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Women in security: Charting an InfoSec career path

Information security has long been a male-dominated profession, but the industry may begin to see more women in security in the near future.

"I think the big thing to point out is that only 10% of the people that work in IT security are women [according to a recent (ICS)2, Inc., survey]," said Angela Knox, engineering director at Cloudmark Inc., a San Francisco-based network security vendor. "I personally find the role really exciting and interesting; and I think more young women, as they're going through college, should consider it as a career."

Knox participated in a panel discussion at RSA Conference 2015 about the changing role of women in security. In this interview with SearchSecurity, she discussed how the industry can encourage young women to pursue an InfoSec career.

Specifically, Knox said that having public discussions with women in security -- like the one at the RSA Conference -- can help educate and inform young women about the potential of an InfoSec career.

In addition, Knox said IT security is often viewed as a "dark" career, which couldn't be further from the truth. Changing the public image of the InfoSec profession, she said, could greatly benefit women. "The work I do involves putting together a lot of pieces of puzzles about what malicious actors are doing, and how they're all working together as an economy -- and it's very interesting," she said.

Knox said she didn't set out to become an IT security professional; she became interested in technology by watching TV shows like Star Trek at an early age and later got into software development in college. But while working on software, she discovered she had a strong interest in security issues and began to pursue an InfoSec career.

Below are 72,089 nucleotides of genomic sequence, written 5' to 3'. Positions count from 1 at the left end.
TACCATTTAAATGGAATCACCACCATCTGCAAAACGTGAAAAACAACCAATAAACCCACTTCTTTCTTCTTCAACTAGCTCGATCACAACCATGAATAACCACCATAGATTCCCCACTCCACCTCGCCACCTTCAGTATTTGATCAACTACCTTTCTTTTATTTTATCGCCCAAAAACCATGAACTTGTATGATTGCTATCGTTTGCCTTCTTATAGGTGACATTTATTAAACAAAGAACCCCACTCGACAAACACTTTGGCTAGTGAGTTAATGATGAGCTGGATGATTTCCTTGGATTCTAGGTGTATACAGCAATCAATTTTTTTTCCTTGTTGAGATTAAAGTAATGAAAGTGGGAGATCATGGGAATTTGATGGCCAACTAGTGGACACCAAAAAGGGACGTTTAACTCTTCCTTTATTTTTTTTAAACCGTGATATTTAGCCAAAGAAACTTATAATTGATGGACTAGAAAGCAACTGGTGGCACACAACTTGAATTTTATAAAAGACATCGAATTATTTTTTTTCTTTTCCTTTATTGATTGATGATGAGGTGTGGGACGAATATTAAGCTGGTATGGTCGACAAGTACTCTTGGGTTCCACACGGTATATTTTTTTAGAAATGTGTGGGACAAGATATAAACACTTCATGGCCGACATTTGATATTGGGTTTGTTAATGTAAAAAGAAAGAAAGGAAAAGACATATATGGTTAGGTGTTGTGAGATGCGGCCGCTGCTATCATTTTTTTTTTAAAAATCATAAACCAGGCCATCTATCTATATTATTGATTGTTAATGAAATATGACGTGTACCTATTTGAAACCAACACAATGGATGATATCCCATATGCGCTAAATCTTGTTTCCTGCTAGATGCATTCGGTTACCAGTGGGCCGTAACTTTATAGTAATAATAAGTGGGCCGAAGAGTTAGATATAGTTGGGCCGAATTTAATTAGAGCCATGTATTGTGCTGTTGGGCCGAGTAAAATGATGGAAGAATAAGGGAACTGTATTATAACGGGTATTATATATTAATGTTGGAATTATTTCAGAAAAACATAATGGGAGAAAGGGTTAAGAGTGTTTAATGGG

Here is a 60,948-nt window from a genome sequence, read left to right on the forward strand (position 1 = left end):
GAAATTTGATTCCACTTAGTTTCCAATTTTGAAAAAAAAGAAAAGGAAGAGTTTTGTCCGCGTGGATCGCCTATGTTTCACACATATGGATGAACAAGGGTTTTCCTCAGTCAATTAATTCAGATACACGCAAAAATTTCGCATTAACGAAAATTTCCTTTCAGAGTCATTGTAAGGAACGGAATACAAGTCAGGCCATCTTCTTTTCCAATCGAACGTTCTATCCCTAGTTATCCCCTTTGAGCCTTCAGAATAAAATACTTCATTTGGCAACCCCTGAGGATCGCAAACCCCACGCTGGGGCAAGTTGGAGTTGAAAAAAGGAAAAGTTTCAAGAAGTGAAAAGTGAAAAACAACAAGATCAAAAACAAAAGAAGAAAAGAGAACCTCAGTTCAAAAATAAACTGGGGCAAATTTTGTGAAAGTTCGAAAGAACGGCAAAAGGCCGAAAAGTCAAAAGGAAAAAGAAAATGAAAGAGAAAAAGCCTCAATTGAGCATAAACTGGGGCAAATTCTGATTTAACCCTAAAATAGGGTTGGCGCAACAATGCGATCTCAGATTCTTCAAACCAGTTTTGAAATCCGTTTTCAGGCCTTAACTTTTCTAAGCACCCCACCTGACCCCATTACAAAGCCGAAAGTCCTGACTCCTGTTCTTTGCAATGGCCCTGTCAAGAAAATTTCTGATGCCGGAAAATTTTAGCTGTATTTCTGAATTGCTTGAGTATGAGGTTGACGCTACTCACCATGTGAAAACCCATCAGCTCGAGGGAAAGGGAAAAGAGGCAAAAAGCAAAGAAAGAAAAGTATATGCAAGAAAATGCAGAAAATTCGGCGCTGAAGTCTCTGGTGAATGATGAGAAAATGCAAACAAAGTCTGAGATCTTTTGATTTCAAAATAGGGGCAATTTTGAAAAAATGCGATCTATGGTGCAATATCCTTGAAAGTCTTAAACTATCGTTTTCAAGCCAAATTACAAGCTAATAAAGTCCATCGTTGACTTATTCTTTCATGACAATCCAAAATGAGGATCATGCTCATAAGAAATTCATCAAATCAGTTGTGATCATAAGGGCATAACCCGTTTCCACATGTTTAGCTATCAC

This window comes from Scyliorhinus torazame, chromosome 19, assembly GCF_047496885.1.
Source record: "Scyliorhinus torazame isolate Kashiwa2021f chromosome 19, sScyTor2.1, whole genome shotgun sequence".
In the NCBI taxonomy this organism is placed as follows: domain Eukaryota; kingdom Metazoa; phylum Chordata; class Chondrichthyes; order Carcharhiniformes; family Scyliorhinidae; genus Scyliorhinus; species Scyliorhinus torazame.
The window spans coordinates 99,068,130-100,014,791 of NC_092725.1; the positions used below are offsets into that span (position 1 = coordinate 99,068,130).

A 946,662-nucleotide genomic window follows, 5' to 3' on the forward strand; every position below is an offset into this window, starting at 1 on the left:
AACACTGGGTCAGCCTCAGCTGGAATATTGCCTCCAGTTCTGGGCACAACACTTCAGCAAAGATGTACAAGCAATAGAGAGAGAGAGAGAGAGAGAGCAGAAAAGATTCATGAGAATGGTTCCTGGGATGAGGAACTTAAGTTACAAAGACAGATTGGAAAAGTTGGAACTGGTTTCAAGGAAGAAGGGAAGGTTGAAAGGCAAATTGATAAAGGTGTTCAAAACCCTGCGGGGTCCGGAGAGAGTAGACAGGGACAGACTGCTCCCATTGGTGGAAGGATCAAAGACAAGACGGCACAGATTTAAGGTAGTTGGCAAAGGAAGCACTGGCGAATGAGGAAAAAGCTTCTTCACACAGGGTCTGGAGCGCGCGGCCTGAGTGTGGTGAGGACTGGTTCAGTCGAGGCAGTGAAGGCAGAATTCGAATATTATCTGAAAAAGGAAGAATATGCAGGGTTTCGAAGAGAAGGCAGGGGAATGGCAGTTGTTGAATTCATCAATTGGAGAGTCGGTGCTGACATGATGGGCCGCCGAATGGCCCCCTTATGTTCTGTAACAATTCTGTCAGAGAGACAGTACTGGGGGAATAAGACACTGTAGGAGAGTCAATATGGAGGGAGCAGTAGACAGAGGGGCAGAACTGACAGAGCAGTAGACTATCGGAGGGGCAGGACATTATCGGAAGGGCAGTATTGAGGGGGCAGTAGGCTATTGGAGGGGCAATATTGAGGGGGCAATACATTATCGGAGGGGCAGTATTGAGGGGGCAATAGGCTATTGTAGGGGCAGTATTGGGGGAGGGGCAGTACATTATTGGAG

"I wasn't really going after it as a career, but once I got into it, I realized how interesting it was," she said. "One thing I'd really encourage for women or girls that are in high school is … to also look at math and computer science as possible options for a pro career."

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In your view, is the number of women in security growing?
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I have no idea. I know that the security industry is growing, but I still  consider it something of a niche. She mentions that she didn't set out to become an IT security professional. She had some exposure at some point, and become interested.

During my education and early career, I personally had no exposure to security. I think that will change as the companies continue to focus on security and the demand for those professionals climbs.
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I like learning of the personal experiences and career paths of different women in IT. Each person comes from a different background and brings a unique perspective. It sounds like Ms. Knox has made a very successful career for herself in an area she loves, and I appreciate that she is sharing her story and encouraging other women to consider a career in security.
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